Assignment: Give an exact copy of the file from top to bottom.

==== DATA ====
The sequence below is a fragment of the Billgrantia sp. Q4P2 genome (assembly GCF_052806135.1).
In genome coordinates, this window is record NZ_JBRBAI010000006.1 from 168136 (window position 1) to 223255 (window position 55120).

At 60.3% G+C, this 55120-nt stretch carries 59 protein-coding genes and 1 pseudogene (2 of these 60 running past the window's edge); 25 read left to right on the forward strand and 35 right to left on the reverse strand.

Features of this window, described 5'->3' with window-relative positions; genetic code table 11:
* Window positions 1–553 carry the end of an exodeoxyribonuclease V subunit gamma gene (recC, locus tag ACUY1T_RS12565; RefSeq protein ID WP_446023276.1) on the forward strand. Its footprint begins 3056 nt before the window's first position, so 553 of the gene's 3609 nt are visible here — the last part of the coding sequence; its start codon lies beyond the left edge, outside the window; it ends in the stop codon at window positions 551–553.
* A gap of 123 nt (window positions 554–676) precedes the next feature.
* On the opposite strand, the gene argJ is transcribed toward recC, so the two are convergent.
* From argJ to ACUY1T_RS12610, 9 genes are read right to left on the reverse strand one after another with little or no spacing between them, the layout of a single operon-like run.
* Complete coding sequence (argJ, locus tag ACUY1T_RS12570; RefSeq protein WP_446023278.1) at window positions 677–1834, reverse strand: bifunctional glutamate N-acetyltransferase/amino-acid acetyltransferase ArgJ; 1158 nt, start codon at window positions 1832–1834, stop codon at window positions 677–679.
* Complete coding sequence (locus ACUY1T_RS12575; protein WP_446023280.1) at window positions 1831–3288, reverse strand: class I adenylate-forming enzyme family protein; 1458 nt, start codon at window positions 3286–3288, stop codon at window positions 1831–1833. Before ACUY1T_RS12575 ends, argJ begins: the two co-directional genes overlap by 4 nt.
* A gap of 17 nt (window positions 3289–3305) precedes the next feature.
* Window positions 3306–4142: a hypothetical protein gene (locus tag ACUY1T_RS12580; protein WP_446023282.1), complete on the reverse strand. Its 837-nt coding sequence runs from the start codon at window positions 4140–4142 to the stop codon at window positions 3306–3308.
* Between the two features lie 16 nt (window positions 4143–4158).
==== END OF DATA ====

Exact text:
The sequence below is a fragment of the Billgrantia sp. Q4P2 genome (assembly GCF_052806135.1).
In genome coordinates, this window is record NZ_JBRBAI010000006.1 from 168136 (window position 1) to 223255 (window position 55120).

At 60.3% G+C, this 55120-nt stretch carries 59 protein-coding genes and 1 pseudogene (2 of these 60 running past the window's edge); 25 read left to right on the forward strand and 35 right to left on the reverse strand.

Features of this window, described 5'->3' with window-relative positions; genetic code table 11:
* Window positions 1–553 carry the end of an exodeoxyribonuclease V subunit gamma gene (recC, locus tag ACUY1T_RS12565; RefSeq protein ID WP_446023276.1) on the forward strand. Its footprint begins 3056 nt before the window's first position, so 553 of the gene's 3609 nt are visible here — the last part of the coding sequence; its start codon lies beyond the left edge, outside the window; it ends in the stop codon at window positions 551–553.
* A gap of 123 nt (window positions 554–676) precedes the next feature.
* On the opposite strand, the gene argJ is transcribed toward recC, so the two are convergent.
* From argJ to ACUY1T_RS12610, 9 genes are read right to left on the reverse strand one after another with little or no spacing between them, the layout of a single operon-like run.
* Complete coding sequence (argJ, locus tag ACUY1T_RS12570; RefSeq protein WP_446023278.1) at window positions 677–1834, reverse strand: bifunctional glutamate N-acetyltransferase/amino-acid acetyltransferase ArgJ; 1158 nt, start codon at window positions 1832–1834, stop codon at window positions 677–679.
* Complete coding sequence (locus ACUY1T_RS12575; protein WP_446023280.1) at window positions 1831–3288, reverse strand: class I adenylate-forming enzyme family protein; 1458 nt, start codon at window positions 3286–3288, stop codon at window positions 1831–1833. Before ACUY1T_RS12575 ends, argJ begins: the two co-directional genes overlap by 4 nt.
* A gap of 17 nt (window positions 3289–3305) precedes the next feature.
* Window positions 3306–4142: a hypothetical protein gene (locus tag ACUY1T_RS12580; protein WP_446023282.1), complete on the reverse strand. Its 837-nt coding sequence runs from the start codon at window positions 4140–4142 to the stop codon at window positions 3306–3308.
* Between the two features lie 16 nt (window positions 4143–4158).